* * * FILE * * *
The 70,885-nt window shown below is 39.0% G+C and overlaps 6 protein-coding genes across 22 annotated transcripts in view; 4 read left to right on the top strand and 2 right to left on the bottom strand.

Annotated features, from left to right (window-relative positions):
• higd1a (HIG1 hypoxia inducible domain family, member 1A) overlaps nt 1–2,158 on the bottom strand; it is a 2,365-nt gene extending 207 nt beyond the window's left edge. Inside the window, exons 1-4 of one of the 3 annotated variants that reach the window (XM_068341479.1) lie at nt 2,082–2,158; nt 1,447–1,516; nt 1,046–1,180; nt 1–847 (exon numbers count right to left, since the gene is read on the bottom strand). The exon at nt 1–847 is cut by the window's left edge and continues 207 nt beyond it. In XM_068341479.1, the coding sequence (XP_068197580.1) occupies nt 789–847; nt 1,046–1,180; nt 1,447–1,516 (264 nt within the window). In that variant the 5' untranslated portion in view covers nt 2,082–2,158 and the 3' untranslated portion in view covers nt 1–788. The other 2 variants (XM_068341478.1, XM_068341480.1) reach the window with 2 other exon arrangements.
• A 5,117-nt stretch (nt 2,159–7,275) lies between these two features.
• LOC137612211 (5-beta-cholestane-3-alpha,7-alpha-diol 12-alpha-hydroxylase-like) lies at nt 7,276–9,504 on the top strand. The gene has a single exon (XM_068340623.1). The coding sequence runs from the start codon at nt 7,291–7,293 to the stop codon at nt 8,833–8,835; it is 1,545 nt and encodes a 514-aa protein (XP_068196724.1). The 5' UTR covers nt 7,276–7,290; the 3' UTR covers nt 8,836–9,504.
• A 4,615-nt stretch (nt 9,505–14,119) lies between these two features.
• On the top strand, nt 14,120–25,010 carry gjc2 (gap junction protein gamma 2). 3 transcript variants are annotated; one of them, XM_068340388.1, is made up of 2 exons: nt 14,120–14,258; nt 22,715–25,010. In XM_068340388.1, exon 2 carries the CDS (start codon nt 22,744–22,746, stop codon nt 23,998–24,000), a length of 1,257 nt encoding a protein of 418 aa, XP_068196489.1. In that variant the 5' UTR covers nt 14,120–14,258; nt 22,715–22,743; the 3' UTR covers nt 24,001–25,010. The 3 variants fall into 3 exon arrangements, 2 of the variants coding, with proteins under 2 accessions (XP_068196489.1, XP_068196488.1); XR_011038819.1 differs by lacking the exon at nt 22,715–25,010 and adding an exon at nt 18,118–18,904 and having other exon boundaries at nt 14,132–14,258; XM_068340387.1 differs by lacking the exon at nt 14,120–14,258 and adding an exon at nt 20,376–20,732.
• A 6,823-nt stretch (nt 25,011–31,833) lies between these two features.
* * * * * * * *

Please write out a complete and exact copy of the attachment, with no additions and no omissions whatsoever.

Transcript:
The 70,885-nt window shown below is 39.0% G+C and overlaps 6 protein-coding genes across 22 annotated transcripts in view; 4 read left to right on the top strand and 2 right to left on the bottom strand.

Annotated features, from left to right (window-relative positions):
• higd1a (HIG1 hypoxia inducible domain family, member 1A) overlaps nt 1–2,158 on the bottom strand; it is a 2,365-nt gene extending 207 nt beyond the window's left edge. Inside the window, exons 1-4 of one of the 3 annotated variants that reach the window (XM_068341479.1) lie at nt 2,082–2,158; nt 1,447–1,516; nt 1,046–1,180; nt 1–847 (exon numbers count right to left, since the gene is read on the bottom strand). The exon at nt 1–847 is cut by the window's left edge and continues 207 nt beyond it. In XM_068341479.1, the coding sequence (XP_068197580.1) occupies nt 789–847; nt 1,046–1,180; nt 1,447–1,516 (264 nt within the window). In that variant the 5' untranslated portion in view covers nt 2,082–2,158 and the 3' untranslated portion in view covers nt 1–788. The other 2 variants (XM_068341478.1, XM_068341480.1) reach the window with 2 other exon arrangements.
• A 5,117-nt stretch (nt 2,159–7,275) lies between these two features.
• LOC137612211 (5-beta-cholestane-3-alpha,7-alpha-diol 12-alpha-hydroxylase-like) lies at nt 7,276–9,504 on the top strand. The gene has a single exon (XM_068340623.1). The coding sequence runs from the start codon at nt 7,291–7,293 to the stop codon at nt 8,833–8,835; it is 1,545 nt and encodes a 514-aa protein (XP_068196724.1). The 5' UTR covers nt 7,276–7,290; the 3' UTR covers nt 8,836–9,504.
• A 4,615-nt stretch (nt 9,505–14,119) lies between these two features.
• On the top strand, nt 14,120–25,010 carry gjc2 (gap junction protein gamma 2). 3 transcript variants are annotated; one of them, XM_068340388.1, is made up of 2 exons: nt 14,120–14,258; nt 22,715–25,010. In XM_068340388.1, exon 2 carries the CDS (start codon nt 22,744–22,746, stop codon nt 23,998–24,000), a length of 1,257 nt encoding a protein of 418 aa, XP_068196489.1. In that variant the 5' UTR covers nt 14,120–14,258; nt 22,715–22,743; the 3' UTR covers nt 24,001–25,010. The 3 variants fall into 3 exon arrangements, 2 of the variants coding, with proteins under 2 accessions (XP_068196489.1, XP_068196488.1); XR_011038819.1 differs by lacking the exon at nt 22,715–25,010 and adding an exon at nt 18,118–18,904 and having other exon boundaries at nt 14,132–14,258; XM_068340387.1 differs by lacking the exon at nt 14,120–14,258 and adding an exon at nt 20,376–20,732.
• A 6,823-nt stretch (nt 25,011–31,833) lies between these two features.